Continuous Optical Monitoring of Cerebral Hemodynamics During Head-of-Bed Manipulation in Brain-Injured Adults
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Head-of-bed manipulation is commonly performed in the neurocritical care unit to optimize cerebral blood flow (CBF), but its effects on CBF are rarely measured. This pilot study employs a novel, non-invasive instrument combining two techniques, diffuse correlation spectroscopy (DCS) for measurement of CBF and near-infrared spectroscopy (NIRS) for measurement of cerebral oxy- and deoxy-hemoglobin concentrations, to monitor patients during head-of-bed lowering.
Ten brain-injured patients and ten control subjects were monitored continuously with DCS and NIRS while the head-of-bed was positioned first at 30° and then at 0°. Relative CBF (rCBF) and concurrent changes in oxy- (ΔHbO2), deoxy- (ΔHb), and total-hemoglobin concentrations (ΔTHC) from left/right frontal cortices were monitored for 5 min at each position. Patient and control response differences were assessed.
rCBF, ΔHbO2, and ΔTHC responses to head lowering differed significantly between brain-injured patients and healthy controls (P < 0.02). For patients, rCBF changes were heterogeneous, with no net change observed in the group average (0.3 ± 28.2 %, P = 0.938). rCBF increased in controls (18.6 ± 9.4 %, P < 0.001). ΔHbO2, ΔHb, and ΔTHC increased with head lowering in both groups, but to a larger degree in brain-injured patients. rCBF correlated moderately with changes in cerebral perfusion pressure (R = 0.40, P < 0.001), but not intracranial pressure.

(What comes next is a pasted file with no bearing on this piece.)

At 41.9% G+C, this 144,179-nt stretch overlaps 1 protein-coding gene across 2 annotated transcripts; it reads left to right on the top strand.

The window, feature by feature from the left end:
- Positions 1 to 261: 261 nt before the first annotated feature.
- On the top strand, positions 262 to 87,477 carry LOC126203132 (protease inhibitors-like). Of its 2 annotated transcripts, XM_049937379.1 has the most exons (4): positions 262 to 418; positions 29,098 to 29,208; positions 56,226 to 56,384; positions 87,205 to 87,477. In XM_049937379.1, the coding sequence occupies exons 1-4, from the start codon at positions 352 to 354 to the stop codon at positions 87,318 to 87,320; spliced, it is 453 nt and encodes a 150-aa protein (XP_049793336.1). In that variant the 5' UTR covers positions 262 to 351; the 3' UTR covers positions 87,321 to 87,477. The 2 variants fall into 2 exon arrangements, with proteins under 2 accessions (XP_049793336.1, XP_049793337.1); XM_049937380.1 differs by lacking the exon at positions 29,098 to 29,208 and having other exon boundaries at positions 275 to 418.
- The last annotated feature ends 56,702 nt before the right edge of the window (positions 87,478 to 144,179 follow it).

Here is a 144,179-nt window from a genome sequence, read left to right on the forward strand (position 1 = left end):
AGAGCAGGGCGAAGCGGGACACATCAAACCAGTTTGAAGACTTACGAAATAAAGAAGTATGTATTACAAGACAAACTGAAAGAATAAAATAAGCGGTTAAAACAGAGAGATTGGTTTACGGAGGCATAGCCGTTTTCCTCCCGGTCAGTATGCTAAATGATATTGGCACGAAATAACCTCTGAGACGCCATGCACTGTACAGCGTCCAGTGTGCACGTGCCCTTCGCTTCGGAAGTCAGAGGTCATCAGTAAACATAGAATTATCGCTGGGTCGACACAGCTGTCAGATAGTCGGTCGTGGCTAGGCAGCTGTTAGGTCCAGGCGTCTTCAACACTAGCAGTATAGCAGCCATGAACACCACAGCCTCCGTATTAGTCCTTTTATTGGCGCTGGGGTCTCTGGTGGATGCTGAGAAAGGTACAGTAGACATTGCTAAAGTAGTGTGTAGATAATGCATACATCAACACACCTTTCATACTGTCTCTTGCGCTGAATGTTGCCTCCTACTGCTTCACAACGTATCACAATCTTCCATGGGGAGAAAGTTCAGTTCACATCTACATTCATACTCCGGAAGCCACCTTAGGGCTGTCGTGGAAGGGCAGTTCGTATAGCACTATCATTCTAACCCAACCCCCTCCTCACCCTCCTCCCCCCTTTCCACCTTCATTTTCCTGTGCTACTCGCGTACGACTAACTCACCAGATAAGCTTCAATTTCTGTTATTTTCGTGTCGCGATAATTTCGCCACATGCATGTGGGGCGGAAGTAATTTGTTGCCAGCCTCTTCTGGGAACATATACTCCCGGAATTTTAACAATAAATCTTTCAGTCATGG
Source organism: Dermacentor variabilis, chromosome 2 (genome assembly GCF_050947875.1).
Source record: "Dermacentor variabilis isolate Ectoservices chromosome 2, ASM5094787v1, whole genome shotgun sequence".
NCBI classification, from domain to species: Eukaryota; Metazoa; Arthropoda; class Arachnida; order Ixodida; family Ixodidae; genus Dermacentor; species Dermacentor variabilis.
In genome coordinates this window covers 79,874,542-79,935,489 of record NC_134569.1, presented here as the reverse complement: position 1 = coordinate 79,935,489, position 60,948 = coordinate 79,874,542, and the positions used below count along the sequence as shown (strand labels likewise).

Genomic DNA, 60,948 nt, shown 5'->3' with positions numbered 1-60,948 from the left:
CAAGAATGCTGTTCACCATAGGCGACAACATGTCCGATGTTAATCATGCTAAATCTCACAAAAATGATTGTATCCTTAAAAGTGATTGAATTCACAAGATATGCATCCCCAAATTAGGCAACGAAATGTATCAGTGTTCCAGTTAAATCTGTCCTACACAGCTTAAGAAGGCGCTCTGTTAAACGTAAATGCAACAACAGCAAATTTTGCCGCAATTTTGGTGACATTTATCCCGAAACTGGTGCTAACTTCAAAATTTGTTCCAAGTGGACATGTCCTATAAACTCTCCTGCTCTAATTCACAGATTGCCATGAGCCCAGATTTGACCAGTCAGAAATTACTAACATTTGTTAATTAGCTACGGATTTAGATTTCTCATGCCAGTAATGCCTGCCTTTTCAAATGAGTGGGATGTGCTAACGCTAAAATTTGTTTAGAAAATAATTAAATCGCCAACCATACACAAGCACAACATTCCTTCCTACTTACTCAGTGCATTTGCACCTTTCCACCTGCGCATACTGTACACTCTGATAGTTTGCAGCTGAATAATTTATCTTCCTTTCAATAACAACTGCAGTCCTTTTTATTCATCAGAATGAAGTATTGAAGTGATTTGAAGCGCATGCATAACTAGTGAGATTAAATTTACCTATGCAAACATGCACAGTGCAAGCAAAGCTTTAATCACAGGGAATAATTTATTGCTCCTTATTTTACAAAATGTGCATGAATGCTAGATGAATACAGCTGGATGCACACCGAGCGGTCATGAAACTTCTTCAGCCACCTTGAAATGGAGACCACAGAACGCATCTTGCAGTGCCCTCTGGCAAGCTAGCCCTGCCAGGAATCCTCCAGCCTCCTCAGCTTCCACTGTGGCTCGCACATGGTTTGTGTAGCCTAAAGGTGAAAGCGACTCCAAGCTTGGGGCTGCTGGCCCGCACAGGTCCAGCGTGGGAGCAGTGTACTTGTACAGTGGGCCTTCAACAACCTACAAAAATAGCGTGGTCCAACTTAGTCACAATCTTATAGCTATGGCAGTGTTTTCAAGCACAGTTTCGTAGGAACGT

DCS/NIRS detected differences in CBF and oxygenation responses of brain-injured patients versus controls during head-of-bed manipulation. This pilot study supports the feasibility of continuous bedside measurement of cerebrovascular hemodynamics with DCS/NIRS and provides the rationale for further investigation in larger cohorts.
KeywordsDiffuse correlation spectroscopy Near-infrared spectroscopy Diffuse optical spectroscopy Head-of-bed Cerebral blood flow Neurocritical care Cerebral hemodynamics
We are grateful for the contributions of Mark Burnett who initiated the earliest protocols in the neurointensive care unit that led to this study. We also thank Dalton Hance, Justin Plaum, and neurointensive care unit nurses and radiology staff at the Hospital of the University of Pennsylvania for technical assistance. Finally, we acknowledge the Center for Cognitive Neuroscience at the University of Pennsylvania for assistance with control subject recruitment.
Sources of Support (if applicable): Name(s) of Grantor(s), Grant or contract numbers, name of author who received the funding, and specific material support given: National Institute of Heath: NS-054575 (JAD), NS-060653 (AGY), NS-045839 (JAD), HL077699 (AGY), RR-02305 (AGY, JAD), R25-NS065743 (BLE). TD gratefully acknowledged partial support by Fundacio Cellex Barcelona, Marie Curie IRG (FP7, RPTAMON), Institute de Salud Carlos III (DOMMON, FIS), Ministerio de Ciencia e Innovación (MICINN), Ministerio de Economía y Comepetitividad, Institució CERCA (DOCNEURO, PROVAT-002-11), Generalitat de Catalunya, European Regional Development Fund (FEDER/ERDF) and LASERLAB (FP7) and Photonics4Life (FP7) consortia. University of Pennsylvania Research Foundation (JHG). Financial Disclosure AGY, JAD, JHG, TD are co-inventors on patents related to the optical technology. However, they do not receive any income or royalties from those patents.
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